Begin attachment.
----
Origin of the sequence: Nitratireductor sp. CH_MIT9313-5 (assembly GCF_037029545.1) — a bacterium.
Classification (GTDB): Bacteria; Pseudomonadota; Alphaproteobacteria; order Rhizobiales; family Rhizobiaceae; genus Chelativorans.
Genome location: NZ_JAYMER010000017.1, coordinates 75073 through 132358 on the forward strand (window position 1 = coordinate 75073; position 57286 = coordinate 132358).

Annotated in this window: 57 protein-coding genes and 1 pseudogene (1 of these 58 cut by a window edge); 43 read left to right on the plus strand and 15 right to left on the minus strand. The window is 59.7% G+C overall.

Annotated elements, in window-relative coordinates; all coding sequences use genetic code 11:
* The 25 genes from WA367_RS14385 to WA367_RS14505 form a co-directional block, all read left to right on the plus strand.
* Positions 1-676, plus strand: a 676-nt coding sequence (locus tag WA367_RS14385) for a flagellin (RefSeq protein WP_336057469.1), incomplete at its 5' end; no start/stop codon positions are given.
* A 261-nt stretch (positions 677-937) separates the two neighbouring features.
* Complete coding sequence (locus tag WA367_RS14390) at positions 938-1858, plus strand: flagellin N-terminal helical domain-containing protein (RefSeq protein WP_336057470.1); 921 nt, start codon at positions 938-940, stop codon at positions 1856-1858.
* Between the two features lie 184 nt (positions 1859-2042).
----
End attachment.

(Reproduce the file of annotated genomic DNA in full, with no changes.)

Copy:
Origin of the sequence: Nitratireductor sp. CH_MIT9313-5 (assembly GCF_037029545.1) — a bacterium.
Classification (GTDB): Bacteria; Pseudomonadota; Alphaproteobacteria; order Rhizobiales; family Rhizobiaceae; genus Chelativorans.
Genome location: NZ_JAYMER010000017.1, coordinates 75073 through 132358 on the forward strand (window position 1 = coordinate 75073; position 57286 = coordinate 132358).

Annotated in this window: 57 protein-coding genes and 1 pseudogene (1 of these 58 cut by a window edge); 43 read left to right on the plus strand and 15 right to left on the minus strand. The window is 59.7% G+C overall.

Annotated elements, in window-relative coordinates; all coding sequences use genetic code 11:
* The 25 genes from WA367_RS14385 to WA367_RS14505 form a co-directional block, all read left to right on the plus strand.
* Positions 1-676, plus strand: a 676-nt coding sequence (locus tag WA367_RS14385) for a flagellin (RefSeq protein WP_336057469.1), incomplete at its 5' end; no start/stop codon positions are given.
* A 261-nt stretch (positions 677-937) separates the two neighbouring features.
* Complete coding sequence (locus tag WA367_RS14390) at positions 938-1858, plus strand: flagellin N-terminal helical domain-containing protein (RefSeq protein WP_336057470.1); 921 nt, start codon at positions 938-940, stop codon at positions 1856-1858.
* Between the two features lie 184 nt (positions 1859-2042).